I knew I liked to write but I got some insight into why after reading this essay by Alan Shapiro, in which he talks about the value of having one’s attention fully absorbed into one’s writing.

I recently posted a three-year-old piece I had written about fame, and I knew the desire for fame was juvenile. But since posting that, I’ve realized that fame may be actually the last thing I want if I just want to write. Publishing and promoting a book, giving readings, trying to make more money from writing — these are all things that actually take away time from my writing. If what I actually love is just the writing, I may not want to be famous, or even publish my work in any form more complex than this blog. Here are my words; I don’t need to have to do anything more.

It’s possible that some of my desire to be a Famous Writer comes from having taken literature classes where the teachers revered the Wise Writer and we read his (almost always it was “his”) writings that were canonical, revered (another attitude I had to get over was thinking that these earlier writers were special, were doing something truly Great. But there’s no need to think of them that way. They were just writers, putting words on paper, as I do. Some of their works are highly valued by others; some weren’t. I recall reading somewhere Whitman’s opinion that his frequently anthologized “O Captain! My Captain!” wasn’t his favorite work of his poems). In wanting fame, I must be partly thinking that if I become famous, my works would live on (to be assigned to students who’d rather be choosing their own reading materials).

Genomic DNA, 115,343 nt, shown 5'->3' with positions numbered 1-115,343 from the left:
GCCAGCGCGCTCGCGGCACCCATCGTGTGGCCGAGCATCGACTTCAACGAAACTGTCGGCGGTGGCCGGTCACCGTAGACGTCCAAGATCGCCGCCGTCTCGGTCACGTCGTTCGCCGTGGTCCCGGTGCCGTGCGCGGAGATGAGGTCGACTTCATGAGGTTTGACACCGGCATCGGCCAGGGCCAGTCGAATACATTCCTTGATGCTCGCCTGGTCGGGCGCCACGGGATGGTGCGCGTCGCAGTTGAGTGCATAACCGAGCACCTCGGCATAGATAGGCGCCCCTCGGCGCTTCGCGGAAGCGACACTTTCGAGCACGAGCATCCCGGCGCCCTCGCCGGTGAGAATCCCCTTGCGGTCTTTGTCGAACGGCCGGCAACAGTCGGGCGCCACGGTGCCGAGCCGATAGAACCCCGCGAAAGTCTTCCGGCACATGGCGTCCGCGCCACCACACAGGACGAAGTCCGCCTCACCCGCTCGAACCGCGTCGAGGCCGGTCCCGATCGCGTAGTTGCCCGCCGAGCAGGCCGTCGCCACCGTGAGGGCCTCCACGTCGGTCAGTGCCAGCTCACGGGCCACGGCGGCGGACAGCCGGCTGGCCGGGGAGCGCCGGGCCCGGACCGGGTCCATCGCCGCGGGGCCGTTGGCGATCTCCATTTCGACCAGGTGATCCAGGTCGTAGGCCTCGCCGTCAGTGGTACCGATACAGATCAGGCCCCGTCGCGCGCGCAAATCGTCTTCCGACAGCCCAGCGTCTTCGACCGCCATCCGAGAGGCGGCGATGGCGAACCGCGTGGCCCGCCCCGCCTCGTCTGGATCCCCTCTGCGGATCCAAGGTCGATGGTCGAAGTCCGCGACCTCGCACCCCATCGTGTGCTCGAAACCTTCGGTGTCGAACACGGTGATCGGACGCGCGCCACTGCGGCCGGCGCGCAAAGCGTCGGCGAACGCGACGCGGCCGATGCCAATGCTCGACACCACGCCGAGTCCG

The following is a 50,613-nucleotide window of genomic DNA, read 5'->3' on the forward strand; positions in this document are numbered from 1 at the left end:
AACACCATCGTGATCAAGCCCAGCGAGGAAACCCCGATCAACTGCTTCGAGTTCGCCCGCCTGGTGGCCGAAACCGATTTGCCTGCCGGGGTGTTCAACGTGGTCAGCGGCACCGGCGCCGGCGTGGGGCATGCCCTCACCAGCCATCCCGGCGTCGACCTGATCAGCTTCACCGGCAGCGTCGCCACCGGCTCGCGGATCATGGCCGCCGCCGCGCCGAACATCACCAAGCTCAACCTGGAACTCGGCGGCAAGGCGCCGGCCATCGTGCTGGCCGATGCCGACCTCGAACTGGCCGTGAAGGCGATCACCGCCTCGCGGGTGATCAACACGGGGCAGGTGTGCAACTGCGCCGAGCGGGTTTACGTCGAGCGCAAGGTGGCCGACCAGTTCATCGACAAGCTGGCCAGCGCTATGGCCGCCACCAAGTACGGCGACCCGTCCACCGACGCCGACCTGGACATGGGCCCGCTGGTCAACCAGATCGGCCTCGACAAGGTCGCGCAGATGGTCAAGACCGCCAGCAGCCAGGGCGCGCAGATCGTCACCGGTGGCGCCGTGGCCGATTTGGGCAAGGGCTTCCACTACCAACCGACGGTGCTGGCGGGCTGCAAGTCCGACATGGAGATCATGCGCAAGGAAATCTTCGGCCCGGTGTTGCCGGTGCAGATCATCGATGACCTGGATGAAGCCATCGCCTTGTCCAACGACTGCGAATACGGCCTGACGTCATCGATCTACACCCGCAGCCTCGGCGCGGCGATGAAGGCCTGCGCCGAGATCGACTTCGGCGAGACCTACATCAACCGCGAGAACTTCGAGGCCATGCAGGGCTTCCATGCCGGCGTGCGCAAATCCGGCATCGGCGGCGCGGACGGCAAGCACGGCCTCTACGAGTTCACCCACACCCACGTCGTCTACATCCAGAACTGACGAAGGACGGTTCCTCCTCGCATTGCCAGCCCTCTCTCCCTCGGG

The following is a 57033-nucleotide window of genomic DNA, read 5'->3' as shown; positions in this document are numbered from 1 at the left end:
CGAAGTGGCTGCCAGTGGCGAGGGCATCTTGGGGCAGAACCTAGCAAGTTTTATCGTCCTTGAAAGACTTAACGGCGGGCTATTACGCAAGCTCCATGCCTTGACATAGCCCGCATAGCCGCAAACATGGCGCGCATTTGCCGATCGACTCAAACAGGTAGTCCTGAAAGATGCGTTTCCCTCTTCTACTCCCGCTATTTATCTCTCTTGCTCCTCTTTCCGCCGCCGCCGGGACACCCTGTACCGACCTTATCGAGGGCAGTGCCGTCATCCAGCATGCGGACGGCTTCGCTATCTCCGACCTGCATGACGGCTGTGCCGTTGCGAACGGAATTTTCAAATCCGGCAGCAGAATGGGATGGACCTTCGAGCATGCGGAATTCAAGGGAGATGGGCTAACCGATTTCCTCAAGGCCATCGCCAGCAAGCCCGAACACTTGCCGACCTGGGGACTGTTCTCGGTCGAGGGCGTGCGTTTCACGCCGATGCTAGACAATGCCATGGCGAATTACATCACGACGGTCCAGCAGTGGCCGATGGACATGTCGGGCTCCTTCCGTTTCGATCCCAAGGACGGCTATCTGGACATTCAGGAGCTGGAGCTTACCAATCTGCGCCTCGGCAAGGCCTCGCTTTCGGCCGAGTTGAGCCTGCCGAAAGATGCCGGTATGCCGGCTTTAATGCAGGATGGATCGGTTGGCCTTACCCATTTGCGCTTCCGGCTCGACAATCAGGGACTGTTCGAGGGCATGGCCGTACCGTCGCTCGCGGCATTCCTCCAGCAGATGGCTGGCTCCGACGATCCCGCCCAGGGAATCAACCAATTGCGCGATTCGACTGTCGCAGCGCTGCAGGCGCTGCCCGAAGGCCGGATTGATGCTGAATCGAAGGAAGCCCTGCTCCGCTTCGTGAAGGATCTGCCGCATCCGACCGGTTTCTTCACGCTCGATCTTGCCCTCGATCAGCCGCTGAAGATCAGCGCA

But of course, worrying about one’s legacy is complete bullshit. What will I care whether people read my works when I’m dead — I’ll be dead! My time for writing is while I’m alive, and writing is one way in which I love spending the life-time that is allotted to me.

There’s a famous quote by Sam Johnson — “No man but a blockhead every wrote, except for money” — but this makes sense only if one doesn’t actually like writing. I love it enough to do it for free. I’m not saying I wouldn’t accept a hefty advance from any publishers reading this blog who find it brilliant beyond belief, but I’m saying that an advance is not my goal.

But I can’t control that. What I can do is use what free time I have to get the deepest satisfaction I can from writing, and that satisfaction comes from just doing it.

Links: 6 April 2013: Miracles, eggheads, and so much more

1. This post points out some goofy thinking about meaning of miracles and science.

2. The cultural status of the intellectual elite, the “egghead.”

3. Some of Roger Ebert’s advice on writing. Also, this article contains some more of Ebert’s thinking about writing and writing careers, such as:

He emphasized that such ephemera like “career” and “success” were mostly beside the point. “Just write, get better, keep writing, keep getting better. It’s the only thing you can control.”

4. An older piece attempting to explain why Nietzsche gets celebrated by those who misunderstand him.